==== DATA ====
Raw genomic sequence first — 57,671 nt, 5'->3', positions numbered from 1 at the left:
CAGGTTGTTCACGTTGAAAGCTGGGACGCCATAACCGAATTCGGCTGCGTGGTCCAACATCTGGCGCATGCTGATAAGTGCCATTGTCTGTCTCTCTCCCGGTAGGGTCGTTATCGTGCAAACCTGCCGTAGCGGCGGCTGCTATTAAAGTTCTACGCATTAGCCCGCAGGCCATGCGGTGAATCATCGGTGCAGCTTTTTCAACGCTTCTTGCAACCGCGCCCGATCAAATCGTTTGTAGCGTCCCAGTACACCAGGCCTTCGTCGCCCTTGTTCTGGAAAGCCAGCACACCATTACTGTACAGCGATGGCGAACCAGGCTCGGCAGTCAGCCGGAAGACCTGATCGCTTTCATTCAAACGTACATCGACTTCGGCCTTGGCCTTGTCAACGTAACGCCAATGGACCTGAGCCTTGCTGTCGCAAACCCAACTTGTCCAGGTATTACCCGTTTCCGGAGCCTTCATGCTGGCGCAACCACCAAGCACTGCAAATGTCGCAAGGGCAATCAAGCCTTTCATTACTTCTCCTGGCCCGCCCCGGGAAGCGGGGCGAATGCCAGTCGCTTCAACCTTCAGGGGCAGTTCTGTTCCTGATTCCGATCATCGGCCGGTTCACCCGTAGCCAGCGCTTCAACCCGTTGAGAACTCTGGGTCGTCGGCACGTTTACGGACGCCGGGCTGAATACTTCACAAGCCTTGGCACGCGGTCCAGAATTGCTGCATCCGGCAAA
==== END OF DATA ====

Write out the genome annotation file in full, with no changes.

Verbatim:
Raw genomic sequence first — 57,671 nt, 5'->3', positions numbered from 1 at the left:
CAGGTTGTTCACGTTGAAAGCTGGGACGCCATAACCGAATTCGGCTGCGTGGTCCAACATCTGGCGCATGCTGATAAGTGCCATTGTCTGTCTCTCTCCCGGTAGGGTCGTTATCGTGCAAACCTGCCGTAGCGGCGGCTGCTATTAAAGTTCTACGCATTAGCCCGCAGGCCATGCGGTGAATCATCGGTGCAGCTTTTTCAACGCTTCTTGCAACCGCGCCCGATCAAATCGTTTGTAGCGTCCCAGTACACCAGGCCTTCGTCGCCCTTGTTCTGGAAAGCCAGCACACCATTACTGTACAGCGATGGCGAACCAGGCTCGGCAGTCAGCCGGAAGACCTGATCGCTTTCATTCAAACGTACATCGACTTCGGCCTTGGCCTTGTCAACGTAACGCCAATGGACCTGAGCCTTGCTGTCGCAAACCCAACTTGTCCAGGTATTACCCGTTTCCGGAGCCTTCATGCTGGCGCAACCACCAAGCACTGCAAATGTCGCAAGGGCAATCAAGCCTTTCATTACTTCTCCTGGCCCGCCCCGGGAAGCGGGGCGAATGCCAGTCGCTTCAACCTTCAGGGGCAGTTCTGTTCCTGATTCCGATCATCGGCCGGTTCACCCGTAGCCAGCGCTTCAACCCGTTGAGAACTCTGGGTCGTCGGCACGTTTACGGACGCCGGGCTGAATACTTCACAAGCCTTGGCACGCGGTCCAGAATTGCTGCATCCGGCAAA